Coming to terms with grief and guilt gives “Radio Inside” a soulful center, around which is spun a sensitive tale of two brothers in love with the same girl. Honesty and emotional insight are frequently on hand, but writer/director Jeffrey Bell (expanding his short graduation film to feature length) is too tenderhearted with his characters to bulk up much dramatic weight, and the result fails to distinguish itself from able but antiseptic small-screen fare.
A year after the drowning of his father during a vacation, Matthew (William McNamara) is still tormented by not having been able to save him. His older brother, Michael (Dylan Walsh), attempts to yank him out of daydreamland by pushing him into an advertising career, but Matthew prefers his undemanding lifeguard job at the local pool.
Michael becomes increasingly work-obsessed, unwittingly (and somewhat predictably) fanning the flames of attraction between his frustrated girlfriend, Natalie (Elizabeth Shue), and his brother. The bond remains relatively innocent, but adds fresh fuel to Matthew’s sense of guilt.
Title comes from Matthew’s continual retreat into the radio inside his head, switching the dial whenever things become too problematic. But the intermittent fantasy and flashback sequences lack the stylistic flourish to successfully lift the rather bland core narrative out of its commonplace confines.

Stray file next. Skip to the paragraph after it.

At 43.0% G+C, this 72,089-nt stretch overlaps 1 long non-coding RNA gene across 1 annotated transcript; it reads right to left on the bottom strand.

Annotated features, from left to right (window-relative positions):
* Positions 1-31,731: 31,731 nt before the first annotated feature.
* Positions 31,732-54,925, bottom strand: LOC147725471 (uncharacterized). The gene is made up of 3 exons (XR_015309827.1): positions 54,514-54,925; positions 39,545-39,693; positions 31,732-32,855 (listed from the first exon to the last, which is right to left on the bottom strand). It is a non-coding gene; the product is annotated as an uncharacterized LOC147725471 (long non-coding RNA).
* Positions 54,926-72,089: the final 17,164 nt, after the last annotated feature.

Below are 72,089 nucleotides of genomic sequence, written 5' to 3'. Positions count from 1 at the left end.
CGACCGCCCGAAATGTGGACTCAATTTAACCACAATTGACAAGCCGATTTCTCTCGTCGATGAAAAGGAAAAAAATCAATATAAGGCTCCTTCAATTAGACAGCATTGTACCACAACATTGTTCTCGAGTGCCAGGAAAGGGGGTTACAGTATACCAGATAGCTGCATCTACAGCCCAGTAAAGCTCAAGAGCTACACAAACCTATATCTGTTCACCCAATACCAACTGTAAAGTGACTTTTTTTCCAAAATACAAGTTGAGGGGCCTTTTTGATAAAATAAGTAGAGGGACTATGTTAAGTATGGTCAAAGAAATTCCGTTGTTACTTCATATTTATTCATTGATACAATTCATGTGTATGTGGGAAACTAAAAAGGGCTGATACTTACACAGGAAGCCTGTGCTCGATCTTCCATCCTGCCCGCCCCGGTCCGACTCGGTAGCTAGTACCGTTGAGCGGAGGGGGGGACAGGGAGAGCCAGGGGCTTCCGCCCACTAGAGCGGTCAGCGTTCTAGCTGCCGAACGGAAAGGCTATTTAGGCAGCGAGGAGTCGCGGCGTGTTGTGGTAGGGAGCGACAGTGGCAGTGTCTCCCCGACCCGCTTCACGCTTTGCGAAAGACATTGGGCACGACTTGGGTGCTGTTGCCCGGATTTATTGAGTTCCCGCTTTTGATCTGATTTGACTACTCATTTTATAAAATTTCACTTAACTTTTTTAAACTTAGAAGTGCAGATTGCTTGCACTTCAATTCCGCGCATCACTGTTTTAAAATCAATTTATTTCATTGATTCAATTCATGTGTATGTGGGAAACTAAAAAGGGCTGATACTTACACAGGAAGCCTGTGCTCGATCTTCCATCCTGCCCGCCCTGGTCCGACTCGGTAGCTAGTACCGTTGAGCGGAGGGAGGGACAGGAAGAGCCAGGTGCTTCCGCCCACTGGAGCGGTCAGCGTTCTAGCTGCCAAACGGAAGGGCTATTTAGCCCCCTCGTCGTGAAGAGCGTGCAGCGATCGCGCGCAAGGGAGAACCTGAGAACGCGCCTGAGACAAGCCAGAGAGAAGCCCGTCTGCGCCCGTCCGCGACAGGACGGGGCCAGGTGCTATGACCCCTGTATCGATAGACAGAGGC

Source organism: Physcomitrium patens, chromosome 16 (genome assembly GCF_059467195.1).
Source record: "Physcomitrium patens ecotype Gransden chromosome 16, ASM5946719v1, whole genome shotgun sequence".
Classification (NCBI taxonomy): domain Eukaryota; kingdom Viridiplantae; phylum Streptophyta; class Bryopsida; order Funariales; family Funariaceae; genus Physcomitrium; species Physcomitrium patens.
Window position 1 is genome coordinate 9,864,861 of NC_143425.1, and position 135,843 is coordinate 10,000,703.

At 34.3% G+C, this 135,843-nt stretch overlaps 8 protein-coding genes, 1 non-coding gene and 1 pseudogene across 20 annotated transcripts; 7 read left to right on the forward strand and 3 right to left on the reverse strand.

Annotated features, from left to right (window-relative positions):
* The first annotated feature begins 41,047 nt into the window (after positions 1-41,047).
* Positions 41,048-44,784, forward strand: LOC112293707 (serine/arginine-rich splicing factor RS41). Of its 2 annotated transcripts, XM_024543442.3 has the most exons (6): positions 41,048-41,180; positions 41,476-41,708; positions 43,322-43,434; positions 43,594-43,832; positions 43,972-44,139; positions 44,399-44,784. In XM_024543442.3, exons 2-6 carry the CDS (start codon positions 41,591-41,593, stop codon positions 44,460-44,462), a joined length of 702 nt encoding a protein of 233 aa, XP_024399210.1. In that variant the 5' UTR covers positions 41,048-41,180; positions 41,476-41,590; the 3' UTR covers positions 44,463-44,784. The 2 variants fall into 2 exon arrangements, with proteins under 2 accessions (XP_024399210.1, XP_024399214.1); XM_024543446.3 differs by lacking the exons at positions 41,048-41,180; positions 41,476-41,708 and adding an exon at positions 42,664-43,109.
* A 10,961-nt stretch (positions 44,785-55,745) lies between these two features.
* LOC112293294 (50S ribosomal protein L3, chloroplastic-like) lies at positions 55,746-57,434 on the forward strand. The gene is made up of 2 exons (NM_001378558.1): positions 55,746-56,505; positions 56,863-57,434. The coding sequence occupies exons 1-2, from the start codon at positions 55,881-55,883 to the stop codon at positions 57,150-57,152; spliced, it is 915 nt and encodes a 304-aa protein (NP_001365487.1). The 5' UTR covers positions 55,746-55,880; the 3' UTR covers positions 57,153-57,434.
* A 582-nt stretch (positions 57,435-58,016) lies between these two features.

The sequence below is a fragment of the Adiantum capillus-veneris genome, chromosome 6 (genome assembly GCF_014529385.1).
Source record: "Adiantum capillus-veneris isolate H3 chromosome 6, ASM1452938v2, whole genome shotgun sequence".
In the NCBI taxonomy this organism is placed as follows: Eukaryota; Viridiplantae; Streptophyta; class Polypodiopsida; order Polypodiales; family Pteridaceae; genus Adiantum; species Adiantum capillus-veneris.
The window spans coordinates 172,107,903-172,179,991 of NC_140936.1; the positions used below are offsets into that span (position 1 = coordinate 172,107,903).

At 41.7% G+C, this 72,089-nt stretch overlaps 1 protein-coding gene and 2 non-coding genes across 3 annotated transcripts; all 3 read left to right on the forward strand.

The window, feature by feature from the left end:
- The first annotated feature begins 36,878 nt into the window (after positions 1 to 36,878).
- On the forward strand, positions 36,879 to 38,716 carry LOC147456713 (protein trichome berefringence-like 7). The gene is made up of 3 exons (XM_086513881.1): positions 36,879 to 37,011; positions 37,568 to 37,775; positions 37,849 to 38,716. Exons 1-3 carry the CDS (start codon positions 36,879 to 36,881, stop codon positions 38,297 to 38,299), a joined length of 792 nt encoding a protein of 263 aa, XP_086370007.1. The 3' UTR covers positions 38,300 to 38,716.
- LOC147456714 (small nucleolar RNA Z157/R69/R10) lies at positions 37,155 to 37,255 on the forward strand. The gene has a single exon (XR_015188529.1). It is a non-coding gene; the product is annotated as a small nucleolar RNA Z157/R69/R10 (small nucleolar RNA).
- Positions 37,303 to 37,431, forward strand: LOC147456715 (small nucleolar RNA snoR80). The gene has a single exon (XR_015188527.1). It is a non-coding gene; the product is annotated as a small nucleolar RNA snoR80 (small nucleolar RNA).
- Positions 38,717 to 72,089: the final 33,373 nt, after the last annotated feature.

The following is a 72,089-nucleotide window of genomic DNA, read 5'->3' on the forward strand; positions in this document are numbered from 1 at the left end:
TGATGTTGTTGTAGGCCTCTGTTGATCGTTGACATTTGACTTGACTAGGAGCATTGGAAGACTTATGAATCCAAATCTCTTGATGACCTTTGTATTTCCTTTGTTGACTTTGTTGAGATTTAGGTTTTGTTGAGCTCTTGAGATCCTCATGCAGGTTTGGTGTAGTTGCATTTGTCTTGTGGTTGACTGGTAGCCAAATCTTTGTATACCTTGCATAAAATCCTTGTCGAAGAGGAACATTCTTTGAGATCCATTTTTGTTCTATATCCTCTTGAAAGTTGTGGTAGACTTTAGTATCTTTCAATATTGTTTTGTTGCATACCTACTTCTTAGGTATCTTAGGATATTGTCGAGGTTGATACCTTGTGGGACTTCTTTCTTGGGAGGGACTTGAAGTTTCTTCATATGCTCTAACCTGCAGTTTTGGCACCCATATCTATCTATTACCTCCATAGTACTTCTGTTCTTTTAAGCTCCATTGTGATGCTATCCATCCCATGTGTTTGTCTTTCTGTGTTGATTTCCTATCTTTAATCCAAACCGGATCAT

Matthew’s exchanges via phone and in the flesh with Jesus in the guise of a Cuban drifter (Ara Madzounian) feel like a similarly undernourished idea. More effective are the frequent flashes of water imagery, both as comfort and threat, and a more abstract slant in this direction may have given pic some of the textural depth it’s lacking.
Brian Capener’s crisp lensing catches the Miami setting in an eye-pleasing summer haze. Local color is overplayed, though, with at least one montage too many of neon-swathed city streets, sunstruck deco architecture and carefree beach fauna. Thesps all acquit themselves respectably, but the homogenized lead trio is too scrubbed and vanilla in tone to give their characters’ trials much urgency.